make generic XSLT scritps than users can apply as needed.

Where I don't follow you, is that with such a tool, the SVG spec would 
may drop all accessibility concerns.

Indeed, they can't address all disabilities, and there are tools to 
handle them. But they can ease the task of these tools, and in all 
cases, some quite common disabilities, which have been already 
addressed for HTML (for example), can be addressed in SVG.

Access key, hints/descs/titles, visual highlighting, to name but a few, 
are easy to implement, and are even useful to "regular" users, as 
shortcuts or navigation help, for example.

Note that metadata is useful only if authors take care of providing 
it... It is a bit like code comment, too much coders, even with goal to 
share code as open source, don't care about commenting (or even 
indenting!), with sometime the poor excuse than code is 
self-explicit...

So if coding SVG with accessibility (or even readability, but metadata 
is currently ignored by viewers, and you have to make an extra step to 
make it available to the users) is a concern, author must think to 
provide additional clues to add sematics to groups of shapes.

For example, a rectangle and a text could be grouped to indicate a 
label, a line and perhaps a nearby text could be grouped and described 
to indicate it joins two given labels with a given kind of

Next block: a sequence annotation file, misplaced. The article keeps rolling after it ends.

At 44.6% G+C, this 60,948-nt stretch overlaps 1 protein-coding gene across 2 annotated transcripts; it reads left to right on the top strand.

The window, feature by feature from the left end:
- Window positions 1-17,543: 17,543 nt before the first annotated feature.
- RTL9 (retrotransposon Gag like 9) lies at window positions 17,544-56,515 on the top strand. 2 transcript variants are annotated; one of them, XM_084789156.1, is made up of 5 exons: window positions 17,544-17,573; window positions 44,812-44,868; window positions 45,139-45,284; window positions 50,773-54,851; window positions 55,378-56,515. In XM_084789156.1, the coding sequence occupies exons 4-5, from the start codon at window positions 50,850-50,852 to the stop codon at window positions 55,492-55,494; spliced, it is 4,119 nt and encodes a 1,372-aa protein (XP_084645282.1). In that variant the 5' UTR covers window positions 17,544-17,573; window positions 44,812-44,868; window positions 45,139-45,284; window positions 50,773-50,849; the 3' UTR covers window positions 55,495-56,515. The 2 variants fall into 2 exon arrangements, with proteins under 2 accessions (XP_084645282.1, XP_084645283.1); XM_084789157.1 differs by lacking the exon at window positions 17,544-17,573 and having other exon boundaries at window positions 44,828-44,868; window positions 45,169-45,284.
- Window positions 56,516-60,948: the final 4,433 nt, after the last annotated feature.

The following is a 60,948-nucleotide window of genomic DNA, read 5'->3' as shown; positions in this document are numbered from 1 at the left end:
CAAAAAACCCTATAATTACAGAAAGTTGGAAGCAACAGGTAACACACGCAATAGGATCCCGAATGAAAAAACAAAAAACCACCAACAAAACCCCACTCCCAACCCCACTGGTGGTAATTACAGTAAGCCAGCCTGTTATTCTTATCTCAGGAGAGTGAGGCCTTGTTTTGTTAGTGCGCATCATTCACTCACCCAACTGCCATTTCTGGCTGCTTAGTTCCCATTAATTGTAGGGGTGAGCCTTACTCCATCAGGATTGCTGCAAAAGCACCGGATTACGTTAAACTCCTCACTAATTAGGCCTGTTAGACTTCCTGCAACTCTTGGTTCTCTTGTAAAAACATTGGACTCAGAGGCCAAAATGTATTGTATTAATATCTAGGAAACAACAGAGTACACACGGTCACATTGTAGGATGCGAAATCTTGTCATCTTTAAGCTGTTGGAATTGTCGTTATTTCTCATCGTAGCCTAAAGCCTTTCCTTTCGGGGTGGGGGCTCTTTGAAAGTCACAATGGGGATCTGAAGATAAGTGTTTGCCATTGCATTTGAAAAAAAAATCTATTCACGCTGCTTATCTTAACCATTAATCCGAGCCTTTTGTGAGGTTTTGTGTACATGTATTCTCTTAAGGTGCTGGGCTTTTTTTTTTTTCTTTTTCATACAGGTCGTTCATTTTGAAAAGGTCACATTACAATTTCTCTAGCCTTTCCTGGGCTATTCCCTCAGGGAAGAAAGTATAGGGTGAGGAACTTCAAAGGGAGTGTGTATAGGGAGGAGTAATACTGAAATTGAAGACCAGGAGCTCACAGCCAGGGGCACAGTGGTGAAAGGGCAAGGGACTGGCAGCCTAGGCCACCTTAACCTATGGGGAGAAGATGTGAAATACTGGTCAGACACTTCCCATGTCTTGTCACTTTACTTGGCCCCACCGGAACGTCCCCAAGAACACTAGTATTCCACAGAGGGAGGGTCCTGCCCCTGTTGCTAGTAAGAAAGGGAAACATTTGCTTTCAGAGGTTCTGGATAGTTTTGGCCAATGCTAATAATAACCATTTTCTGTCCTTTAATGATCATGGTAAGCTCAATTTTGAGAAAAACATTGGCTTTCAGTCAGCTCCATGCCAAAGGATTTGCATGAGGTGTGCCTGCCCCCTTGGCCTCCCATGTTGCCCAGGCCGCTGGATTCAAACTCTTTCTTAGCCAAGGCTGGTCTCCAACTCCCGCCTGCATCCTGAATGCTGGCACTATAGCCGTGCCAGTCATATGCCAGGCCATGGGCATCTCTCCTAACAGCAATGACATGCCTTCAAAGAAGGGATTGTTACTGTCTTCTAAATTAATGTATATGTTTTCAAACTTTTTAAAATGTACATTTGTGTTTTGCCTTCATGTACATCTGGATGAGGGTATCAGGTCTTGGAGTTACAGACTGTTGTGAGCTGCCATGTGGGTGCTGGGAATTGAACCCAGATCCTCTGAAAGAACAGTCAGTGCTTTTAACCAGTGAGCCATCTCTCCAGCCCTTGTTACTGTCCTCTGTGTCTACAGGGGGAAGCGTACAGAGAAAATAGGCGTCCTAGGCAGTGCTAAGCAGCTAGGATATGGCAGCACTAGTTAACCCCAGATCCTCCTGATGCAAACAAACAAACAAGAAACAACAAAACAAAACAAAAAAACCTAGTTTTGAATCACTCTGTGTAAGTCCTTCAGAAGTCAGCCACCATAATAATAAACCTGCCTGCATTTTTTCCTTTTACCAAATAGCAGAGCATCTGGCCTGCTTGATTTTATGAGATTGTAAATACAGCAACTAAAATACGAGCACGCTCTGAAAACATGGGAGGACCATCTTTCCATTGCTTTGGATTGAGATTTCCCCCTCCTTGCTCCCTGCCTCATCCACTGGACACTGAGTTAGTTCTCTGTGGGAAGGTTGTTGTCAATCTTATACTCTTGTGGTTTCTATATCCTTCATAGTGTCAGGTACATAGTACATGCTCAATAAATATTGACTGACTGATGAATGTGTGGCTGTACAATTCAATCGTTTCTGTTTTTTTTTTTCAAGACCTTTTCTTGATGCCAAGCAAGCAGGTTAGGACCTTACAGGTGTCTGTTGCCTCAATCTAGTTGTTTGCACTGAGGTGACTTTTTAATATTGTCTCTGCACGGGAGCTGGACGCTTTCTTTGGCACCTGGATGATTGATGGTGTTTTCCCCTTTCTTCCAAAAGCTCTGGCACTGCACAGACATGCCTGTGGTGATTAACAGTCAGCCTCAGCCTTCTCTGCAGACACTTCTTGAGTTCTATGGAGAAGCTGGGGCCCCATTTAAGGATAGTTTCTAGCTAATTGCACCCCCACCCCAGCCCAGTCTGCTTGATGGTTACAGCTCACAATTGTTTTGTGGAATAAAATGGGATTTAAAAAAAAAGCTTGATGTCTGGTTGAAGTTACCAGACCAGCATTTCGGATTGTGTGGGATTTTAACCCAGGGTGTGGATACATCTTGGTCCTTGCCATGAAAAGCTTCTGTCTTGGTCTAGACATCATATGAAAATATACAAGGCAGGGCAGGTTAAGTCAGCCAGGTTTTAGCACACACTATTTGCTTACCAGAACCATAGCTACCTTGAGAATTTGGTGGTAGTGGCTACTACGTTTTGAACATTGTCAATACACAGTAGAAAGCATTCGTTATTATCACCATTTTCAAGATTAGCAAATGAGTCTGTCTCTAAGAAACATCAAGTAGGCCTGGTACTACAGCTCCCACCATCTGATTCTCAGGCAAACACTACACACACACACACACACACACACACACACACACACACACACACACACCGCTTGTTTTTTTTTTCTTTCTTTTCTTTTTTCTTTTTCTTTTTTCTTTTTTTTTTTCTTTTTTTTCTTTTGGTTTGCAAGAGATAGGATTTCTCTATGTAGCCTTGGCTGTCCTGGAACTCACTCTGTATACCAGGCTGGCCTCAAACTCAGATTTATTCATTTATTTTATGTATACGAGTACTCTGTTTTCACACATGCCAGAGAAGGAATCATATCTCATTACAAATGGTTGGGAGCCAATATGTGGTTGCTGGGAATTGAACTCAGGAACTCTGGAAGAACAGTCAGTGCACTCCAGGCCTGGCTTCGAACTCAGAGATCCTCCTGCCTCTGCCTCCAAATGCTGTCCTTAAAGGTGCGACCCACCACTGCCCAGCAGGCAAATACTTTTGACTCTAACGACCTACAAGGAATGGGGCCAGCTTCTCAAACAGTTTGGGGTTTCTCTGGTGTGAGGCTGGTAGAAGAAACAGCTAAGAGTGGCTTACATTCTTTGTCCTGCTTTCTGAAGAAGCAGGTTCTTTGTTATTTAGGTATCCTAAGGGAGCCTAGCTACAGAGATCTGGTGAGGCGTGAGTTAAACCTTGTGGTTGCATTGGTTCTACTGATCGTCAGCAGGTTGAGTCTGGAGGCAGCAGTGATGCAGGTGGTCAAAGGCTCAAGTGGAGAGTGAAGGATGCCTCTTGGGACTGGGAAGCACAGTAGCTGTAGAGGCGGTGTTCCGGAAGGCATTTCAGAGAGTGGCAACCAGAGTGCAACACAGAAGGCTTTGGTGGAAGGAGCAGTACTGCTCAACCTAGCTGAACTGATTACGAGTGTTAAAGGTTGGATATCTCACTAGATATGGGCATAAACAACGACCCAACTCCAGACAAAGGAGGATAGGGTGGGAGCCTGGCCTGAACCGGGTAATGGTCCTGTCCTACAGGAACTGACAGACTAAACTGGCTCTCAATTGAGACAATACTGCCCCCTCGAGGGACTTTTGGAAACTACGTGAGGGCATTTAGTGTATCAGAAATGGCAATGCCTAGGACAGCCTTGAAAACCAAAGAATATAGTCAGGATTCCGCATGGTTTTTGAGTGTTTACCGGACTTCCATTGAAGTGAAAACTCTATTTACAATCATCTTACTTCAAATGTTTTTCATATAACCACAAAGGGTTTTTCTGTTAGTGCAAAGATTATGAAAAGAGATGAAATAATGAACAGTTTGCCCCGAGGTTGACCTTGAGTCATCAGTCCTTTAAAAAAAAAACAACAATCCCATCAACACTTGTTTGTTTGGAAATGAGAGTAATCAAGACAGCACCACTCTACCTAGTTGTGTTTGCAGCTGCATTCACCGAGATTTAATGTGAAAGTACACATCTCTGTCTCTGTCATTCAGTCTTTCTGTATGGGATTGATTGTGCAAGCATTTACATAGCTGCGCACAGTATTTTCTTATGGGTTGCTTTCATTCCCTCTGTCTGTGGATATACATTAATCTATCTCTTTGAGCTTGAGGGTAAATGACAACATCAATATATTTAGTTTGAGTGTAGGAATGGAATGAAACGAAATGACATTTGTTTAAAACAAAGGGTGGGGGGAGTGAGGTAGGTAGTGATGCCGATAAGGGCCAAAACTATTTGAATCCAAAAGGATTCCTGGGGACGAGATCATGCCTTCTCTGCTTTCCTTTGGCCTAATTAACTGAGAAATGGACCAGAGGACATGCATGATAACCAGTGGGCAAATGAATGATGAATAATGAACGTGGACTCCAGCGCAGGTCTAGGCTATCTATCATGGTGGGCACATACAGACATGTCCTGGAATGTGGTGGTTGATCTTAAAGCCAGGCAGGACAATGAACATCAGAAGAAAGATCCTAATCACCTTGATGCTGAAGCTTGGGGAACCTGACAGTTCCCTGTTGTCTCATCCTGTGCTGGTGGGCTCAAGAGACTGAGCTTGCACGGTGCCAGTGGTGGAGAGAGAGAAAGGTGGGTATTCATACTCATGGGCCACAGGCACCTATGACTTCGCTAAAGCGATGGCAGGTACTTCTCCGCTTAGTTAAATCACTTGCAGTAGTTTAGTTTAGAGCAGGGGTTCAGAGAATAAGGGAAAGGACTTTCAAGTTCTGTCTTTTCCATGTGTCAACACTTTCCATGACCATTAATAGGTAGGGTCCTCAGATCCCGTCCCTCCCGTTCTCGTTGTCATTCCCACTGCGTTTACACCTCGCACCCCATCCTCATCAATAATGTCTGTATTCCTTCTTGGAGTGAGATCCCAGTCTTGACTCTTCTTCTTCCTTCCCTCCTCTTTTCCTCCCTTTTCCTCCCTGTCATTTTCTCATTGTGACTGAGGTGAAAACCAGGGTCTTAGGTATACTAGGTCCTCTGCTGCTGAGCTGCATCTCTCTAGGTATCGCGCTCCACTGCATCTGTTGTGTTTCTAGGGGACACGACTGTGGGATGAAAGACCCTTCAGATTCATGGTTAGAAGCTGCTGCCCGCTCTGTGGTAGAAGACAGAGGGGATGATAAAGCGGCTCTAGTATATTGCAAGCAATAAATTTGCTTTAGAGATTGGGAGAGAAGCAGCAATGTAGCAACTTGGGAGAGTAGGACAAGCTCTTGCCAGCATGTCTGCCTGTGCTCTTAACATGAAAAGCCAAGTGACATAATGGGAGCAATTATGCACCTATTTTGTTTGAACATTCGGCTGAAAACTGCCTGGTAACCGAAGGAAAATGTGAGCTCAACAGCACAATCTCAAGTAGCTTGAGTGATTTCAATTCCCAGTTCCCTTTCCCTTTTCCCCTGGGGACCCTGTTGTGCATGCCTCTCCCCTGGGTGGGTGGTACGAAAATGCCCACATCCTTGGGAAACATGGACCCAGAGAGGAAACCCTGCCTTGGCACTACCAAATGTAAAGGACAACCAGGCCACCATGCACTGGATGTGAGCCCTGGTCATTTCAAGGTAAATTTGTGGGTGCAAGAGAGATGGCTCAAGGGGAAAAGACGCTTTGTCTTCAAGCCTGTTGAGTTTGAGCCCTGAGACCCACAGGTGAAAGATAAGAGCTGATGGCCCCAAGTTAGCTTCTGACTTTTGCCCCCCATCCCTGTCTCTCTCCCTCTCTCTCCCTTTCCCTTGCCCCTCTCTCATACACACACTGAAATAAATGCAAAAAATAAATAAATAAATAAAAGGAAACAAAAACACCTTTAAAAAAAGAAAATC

relationship.

Thus, what could be perceived as a bunch of disjoined graphical parts, 
become a signifiant whole, that can be processed by a XSLT script, for 
example, and read aloud or described otherwise.

Well, being a visual guy, I would have little use of such description, 
but I guess some people is able to mentally build the model, a bit like 
a chess player visualizing the chessboard when reading a party report.

Indeed, this part is a bit annoying to do, even more when one can think 
that the drawing is self-explicit... Note that some authoring tools can 
enforce such policy, either by asking the user for each element drawn 
(with the risk of having "***" as answer), or by filling automatically 
such data, eg. if the tool is aware that a given line is a connector 
between two elements (labels, integrated circuit, etc).

> I actually face a similar issue, but if you like at one level up.   
> I'm designing a visual modleling environment using SVG (the user draws 
> a diagram to define the structure of a dynamic simulation model).  
> Different users want different views of the model.  Rather than trying 
> to anticipate these, I'm simply providing a mechanism for specifying 
> any arbitrary XSLT transform: some can produce HTML, some a differnt 
> form of diagram, some VoiceXML.  Thus, the whole community can address 
> the variety of requirements, rather than me by myself.

Interesting. If you have an URL to share, I would like to take a look.

-- 
Philippe Lhoste
--  (near) Paris -- France
--  Professional programmer and amateur artist
--  http://Phi.Lho.free.fr
--  --  --  --  --  --  --  --  --  --  --  --
Received on Thursday, 11 November 2004 09:47:28 UTC